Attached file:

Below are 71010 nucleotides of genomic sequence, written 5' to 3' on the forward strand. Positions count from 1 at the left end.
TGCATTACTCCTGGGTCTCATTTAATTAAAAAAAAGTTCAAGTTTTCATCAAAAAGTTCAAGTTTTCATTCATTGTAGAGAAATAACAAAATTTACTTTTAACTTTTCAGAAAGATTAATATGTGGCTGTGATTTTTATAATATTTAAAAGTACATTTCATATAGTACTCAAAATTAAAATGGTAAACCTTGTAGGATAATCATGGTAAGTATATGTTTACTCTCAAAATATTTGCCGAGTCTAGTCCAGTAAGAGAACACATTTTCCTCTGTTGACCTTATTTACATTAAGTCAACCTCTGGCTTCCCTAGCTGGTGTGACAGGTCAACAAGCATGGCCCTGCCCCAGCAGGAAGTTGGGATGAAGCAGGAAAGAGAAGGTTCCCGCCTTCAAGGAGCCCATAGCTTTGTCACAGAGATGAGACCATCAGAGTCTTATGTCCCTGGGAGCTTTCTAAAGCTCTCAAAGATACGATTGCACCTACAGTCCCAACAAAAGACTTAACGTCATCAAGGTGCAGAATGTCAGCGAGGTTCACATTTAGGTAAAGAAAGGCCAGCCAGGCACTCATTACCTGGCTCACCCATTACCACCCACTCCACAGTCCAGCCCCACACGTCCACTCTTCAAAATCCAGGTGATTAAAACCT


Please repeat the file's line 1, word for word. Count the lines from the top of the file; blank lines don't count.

Below are 71010 nucleotides of genomic sequence, written 5' to 3' on the forward strand. Positions count from 1 at the left end.